Monday, July 30, 2012

Short update

Just after 2pm today (PST), my husband's grandmother died. She's been suffering for a long time with a horrible strain of cancer.

I know she's finally at peace, but it doesn't make the loss any less difficult.

Too many family members have died this year.

Too many people are gone.

Due to the circumstances, I won't be online in the near future. 

My brain is full right now.

Glad to be home, and blog awards/memes!

I just got home yesterday. The time away was good and I was able to read 7 or 8 books while away. Well, technically, I finished the last one this morning.

Since I'm a little draggy this morning, I'm extra pleased that two people tagged me so I have an excuse to not have to think a lot today ;)

TL Bodine tagged me for the 'Be Inspired' Meme and Kathy McKendry tagged me for two blog awards.

For the 'Be Inspired' Meme:

Q: What is the name of your book?

A: "Brake Fluid, Blood & Body Bags"

Q: Where did the idea of your book come from?

A: Honestly I don't have a good answer for that. At the time I had a fully finished MS out with a published author who was going to edit it for me (but for personal reasons had to pull out) and I was experimenting for the first time with 1st person POV (for a MG Magical Realism story), when one night, I just opened up a blank document and spilled out over a thousand words of new material. The character just came out of nowhere and blindsided me, making it impossible to continue writing the MG story.

Q: In what genre would you classify your book?

A: YA Contemporary, though there is a sort of murder mystery-ish quality to it as well.

Q: If you had to pick actors to play your characters in a movie rendition, who would you choose?

A: uhm... I suck at these, especially in this case 'cause I'd need a 14 year-old-kid who is so androgynous you can't tell if they're male or female. They'd also have to be tall and super skinny. For Triss... hmmm, again, I'm bad at this. Short (like 5'-5'2" tall) with a clearly-Jewish nose. Really, I'm not picky about what any of the characters look like.

Q: Give us a one sentence synopsis of your book.

A: A nameless, gender-ambiguous teen rides shotgun with Triss, the driver of the car and the situation, on a mission to dump the corpse of a classmate whose death they might have, sortof, maybe had something to do with.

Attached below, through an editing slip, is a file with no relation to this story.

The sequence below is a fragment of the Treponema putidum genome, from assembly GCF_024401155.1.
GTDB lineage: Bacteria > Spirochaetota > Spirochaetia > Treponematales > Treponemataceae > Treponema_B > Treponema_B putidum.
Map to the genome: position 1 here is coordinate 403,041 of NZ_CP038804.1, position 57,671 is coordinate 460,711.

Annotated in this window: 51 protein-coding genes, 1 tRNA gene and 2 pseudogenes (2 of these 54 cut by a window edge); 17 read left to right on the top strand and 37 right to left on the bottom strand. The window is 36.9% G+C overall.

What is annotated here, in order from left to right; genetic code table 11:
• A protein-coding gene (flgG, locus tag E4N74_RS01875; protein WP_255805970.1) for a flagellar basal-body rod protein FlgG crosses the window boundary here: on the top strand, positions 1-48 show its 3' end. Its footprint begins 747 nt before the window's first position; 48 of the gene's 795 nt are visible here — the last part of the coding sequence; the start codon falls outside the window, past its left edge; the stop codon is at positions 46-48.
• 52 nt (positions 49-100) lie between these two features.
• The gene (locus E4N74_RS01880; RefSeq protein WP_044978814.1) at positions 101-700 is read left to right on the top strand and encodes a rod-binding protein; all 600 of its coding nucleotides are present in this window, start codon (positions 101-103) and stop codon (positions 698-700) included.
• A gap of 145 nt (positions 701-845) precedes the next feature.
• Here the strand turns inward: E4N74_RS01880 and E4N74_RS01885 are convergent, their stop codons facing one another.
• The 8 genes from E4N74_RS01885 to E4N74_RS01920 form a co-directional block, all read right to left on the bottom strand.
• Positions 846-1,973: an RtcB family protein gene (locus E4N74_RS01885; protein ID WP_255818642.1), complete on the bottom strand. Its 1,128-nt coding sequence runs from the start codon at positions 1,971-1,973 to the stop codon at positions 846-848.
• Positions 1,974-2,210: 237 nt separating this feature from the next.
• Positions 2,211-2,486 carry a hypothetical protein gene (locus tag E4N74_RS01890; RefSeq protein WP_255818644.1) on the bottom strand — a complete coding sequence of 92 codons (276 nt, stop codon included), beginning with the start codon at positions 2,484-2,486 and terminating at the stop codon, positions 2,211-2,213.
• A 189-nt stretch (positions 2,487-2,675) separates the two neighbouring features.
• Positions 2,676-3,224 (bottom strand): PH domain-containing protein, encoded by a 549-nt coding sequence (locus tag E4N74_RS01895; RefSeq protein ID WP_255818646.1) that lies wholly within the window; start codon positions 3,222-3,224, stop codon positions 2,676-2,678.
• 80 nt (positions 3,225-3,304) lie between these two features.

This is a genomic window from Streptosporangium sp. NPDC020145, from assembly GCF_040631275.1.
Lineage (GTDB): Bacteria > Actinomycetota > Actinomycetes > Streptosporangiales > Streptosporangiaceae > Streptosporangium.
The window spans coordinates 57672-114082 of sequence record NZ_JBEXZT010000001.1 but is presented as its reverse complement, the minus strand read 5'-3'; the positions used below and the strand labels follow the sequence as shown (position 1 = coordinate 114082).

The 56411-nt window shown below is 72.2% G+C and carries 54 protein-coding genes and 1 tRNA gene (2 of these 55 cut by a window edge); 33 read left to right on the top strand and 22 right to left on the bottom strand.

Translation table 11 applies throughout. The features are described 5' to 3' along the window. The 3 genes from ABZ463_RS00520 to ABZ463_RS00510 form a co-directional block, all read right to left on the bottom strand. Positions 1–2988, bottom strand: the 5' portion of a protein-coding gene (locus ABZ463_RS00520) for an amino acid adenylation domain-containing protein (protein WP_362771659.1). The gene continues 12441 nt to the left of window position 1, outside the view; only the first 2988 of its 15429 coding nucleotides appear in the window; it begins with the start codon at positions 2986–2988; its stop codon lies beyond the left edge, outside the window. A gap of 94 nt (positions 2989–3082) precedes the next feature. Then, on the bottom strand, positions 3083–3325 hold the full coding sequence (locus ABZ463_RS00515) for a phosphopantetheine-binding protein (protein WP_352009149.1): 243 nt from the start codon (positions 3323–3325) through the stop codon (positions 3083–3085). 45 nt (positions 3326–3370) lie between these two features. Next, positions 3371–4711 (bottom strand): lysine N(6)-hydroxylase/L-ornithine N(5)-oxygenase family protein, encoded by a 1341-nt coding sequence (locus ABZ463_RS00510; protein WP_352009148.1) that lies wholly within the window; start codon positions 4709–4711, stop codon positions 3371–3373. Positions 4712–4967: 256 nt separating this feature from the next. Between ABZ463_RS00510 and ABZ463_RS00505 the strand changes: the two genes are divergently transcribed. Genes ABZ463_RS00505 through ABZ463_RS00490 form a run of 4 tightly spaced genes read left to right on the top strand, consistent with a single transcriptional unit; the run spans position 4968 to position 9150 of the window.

Q: How long did it take you to write your book?

A: Well, I wrote about 4,000 words in September/October, then about 20,000 words for NaNo 2011. After that, I put it on hold to start a YA Northern Fairytale. I started back at 'Brake Fluid' a few months ago and finished the first draft in June.

Q: What other books within your genre would you compare it to, or readers of which books would enjoy it?

A: Courtney Summer's "Cracked Up To Be", Justine 
Larbalestier's "Liar" (with no werewolves), Nova Ren Suma's "Imaginary Girls", and to a much lesser degree, Anonymous's "Go Ask Alice"

Q: Which authors inspired you to write this book?

A: Probably "Go Ask Alice" would be first on this list. I read it when I was 9 or 10 and since I was so young, most of it went completely over my head, but what stuck with me was how fascinating it was not to know the main character's name... and I remember, even then, thinking how cool it would be not to know the gender either.

In the past, I've experimented writing short stories with gender-ambiguous characters, and most of what I write is from male perspectives. I didn't plan 'Brake Fluid' to be this way, it just sort of happened.

The other books mentioned in the previous question were all ones I read before starting this one and all had certain aspects that, like the nameless character in "Go Ask Alice, leaped out at me and got my brain working on new possibilities. None were planned for, but in retrospect, I can recognize the influences.

Also, I know I've been heavily influenced by Banana Yoshimoto's writing. In all her books, the story starts after a *big* event, like death, and focuses on the fallout. If you've read anything of mine, and go check out any of her books, I'm sure you'll see some similarities in character development/growth/theme.

Q: Tell us anything that might pique our interest in your book.

A: Drunken teenage parties, twisted/manipulative bets, sex, love, desire, revenge, death, and a genderless main character. What else is there? Oh yeah, someone gets stabbed in the gut with a butter-knife. It was a party. Things happen.

Q: Now tag five others:

I'll get to this later :)

For the 'Versatile Blogger' Award:

1. Thank and link back to person who gave you award


2. List the rules


3. List seven random facts about yourself

a) My favourite colour is green

b) If I could only pick one meal to eat forever, it'd probably be salmon sashimi, gomae (a cold spinach salad) and unagi (eel) with rice. And I'd wash it down with green tea and hot sake.